In November eight tapestries, out of 12 designed and sewn by Royal embroiderer Rhoda Nevins and commemorating the sealing of the Magna Carta, will be on display at the Quaker Tapestry Museum in Kendal, South Cumbria.
The tapestry panels will be seen by thousands of people next year, including the Queen, as part of anniversary celebrations. This is the first time such a collection will visit the North West.
Rhoda Nevins, a member of the Royal School of Needlework who helped to embroider the Duchess of Cambridge's wedding dress, was commissioned to produce the panels. Rhoda and her team are working around the clock to make sure the panels are ready in time. Work began on the first one in 2012 and the last one is due to be finished next May.
Museum manager Bridget Guest is delighted that people in the North West have a chance to see the panels ahead of a royal viewing in June 2015.
“It is lovely to have eight of the twelve tapestries here as well as Rhoda Nevins to talk about them at the launch event,” says Bridget.
“The ‘tapestries’ as we call them are actually embroidered panels made in a similar style to the museum’s own 77 Quaker Tapestry panels.”
“The panels produced by Rhoda and her team are beautifully done and this exhibition presents a rare opportunity for people in the North of England to see them at a local venue.”
“It’s also a lovely coincidence that Rhoda attended a Quaker school and her grandparents were Quakers too” adds Bridget.
The panels on show in Kendal include four dedicated to each Magna Carta Trust town: Bury St Edmunds, St Albans, Runnymede and Canterbury. A further panel depicts the shields of the 25 barons who were present at the sealing and three other panels show the involvement of the Commonwealth and British Empire countries.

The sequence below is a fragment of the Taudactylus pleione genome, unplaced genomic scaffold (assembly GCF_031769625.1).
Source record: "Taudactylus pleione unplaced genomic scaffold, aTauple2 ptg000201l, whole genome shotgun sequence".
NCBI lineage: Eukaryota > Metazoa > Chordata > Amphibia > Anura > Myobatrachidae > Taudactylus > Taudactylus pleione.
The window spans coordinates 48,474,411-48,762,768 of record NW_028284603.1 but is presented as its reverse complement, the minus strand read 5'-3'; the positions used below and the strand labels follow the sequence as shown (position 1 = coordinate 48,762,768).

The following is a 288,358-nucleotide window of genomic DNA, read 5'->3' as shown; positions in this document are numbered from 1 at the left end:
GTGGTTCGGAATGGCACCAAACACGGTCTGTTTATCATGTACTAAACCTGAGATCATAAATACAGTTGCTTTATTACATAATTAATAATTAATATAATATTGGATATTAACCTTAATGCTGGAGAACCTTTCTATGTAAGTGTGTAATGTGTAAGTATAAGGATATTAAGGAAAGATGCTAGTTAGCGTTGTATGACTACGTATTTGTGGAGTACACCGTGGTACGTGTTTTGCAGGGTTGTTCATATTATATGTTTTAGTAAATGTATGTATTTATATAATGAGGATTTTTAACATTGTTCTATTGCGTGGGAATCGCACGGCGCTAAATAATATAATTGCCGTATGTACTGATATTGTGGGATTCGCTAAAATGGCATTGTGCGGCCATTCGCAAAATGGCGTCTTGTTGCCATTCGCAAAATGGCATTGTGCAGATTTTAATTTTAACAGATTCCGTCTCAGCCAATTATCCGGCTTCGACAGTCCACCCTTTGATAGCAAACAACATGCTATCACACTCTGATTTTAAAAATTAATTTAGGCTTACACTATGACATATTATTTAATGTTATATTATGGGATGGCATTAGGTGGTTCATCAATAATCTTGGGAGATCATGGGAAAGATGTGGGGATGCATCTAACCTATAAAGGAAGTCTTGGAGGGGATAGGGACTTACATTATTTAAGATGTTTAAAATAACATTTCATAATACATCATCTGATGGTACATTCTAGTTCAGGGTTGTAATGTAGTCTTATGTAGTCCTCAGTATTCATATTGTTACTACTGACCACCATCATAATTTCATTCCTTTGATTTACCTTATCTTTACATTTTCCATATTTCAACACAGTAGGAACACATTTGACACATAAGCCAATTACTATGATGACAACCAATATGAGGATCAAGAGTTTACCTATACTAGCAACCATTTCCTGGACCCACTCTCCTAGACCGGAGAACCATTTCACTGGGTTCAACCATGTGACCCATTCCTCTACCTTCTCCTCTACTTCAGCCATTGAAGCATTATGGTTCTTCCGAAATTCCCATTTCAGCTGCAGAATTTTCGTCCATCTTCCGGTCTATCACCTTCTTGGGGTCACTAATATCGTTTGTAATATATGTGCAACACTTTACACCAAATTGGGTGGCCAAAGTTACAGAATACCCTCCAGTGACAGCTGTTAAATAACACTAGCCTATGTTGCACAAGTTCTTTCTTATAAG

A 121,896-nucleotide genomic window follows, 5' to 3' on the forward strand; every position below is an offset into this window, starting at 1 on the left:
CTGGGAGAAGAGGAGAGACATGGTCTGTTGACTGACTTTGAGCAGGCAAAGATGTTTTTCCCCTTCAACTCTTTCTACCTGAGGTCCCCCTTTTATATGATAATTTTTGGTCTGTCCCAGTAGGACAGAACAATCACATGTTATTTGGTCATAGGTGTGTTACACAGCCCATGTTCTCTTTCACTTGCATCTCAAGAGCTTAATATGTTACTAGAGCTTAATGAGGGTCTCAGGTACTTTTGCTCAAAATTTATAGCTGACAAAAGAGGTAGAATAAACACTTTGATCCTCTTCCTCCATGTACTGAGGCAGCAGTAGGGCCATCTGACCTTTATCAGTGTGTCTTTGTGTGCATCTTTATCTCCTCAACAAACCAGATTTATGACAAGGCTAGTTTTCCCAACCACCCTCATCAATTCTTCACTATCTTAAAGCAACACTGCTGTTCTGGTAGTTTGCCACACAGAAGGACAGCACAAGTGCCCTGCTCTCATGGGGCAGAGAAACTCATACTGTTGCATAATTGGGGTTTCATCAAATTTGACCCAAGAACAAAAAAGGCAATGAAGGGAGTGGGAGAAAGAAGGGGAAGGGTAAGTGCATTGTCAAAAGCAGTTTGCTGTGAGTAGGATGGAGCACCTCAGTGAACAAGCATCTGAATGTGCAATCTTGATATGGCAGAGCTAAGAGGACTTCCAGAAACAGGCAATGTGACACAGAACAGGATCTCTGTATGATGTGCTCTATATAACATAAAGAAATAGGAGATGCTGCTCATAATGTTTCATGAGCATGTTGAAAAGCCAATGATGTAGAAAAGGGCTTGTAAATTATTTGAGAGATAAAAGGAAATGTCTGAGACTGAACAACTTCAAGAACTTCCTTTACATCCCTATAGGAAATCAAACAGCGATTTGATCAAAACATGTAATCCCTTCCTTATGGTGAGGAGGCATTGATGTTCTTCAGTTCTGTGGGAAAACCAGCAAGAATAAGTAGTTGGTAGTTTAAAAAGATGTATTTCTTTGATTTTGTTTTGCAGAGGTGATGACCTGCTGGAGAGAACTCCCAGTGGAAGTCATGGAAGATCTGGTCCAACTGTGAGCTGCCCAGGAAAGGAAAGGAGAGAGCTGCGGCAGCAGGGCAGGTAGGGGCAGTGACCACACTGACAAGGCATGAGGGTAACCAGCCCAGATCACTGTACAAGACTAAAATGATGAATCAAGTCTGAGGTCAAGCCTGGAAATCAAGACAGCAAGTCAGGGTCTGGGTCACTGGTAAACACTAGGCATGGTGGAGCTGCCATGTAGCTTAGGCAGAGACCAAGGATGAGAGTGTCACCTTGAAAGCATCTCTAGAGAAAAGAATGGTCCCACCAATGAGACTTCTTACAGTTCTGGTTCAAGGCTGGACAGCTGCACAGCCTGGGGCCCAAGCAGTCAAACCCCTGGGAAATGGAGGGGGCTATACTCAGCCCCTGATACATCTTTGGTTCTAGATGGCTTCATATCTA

Each panel is 594 x 841mm and embroidered using appliqué techniques with silk fabrics and gold threads. The Magna Carta Tapestry was commissioned by Runnymede council.
Next year’s anniversary recognises the Magna Carta as one of Britain’s most important historical documents and a symbol of national values. It provided the foundations on which British laws and principles are based.
Events to celebrate the sealing of the Magna Carta are being held throughout the world. The 15th June 2015, when the document was sealed by King John 800 years ago, is being singled out as the most significant date. The full collection will be exhibited at celebrations involving the Queen on this date.
For more details of the exhibition at the Quaker Tapestry Museum in Kendal, running from Saturday 1 to Saturday 29 November please visit www.quaker-tapestry.co.uk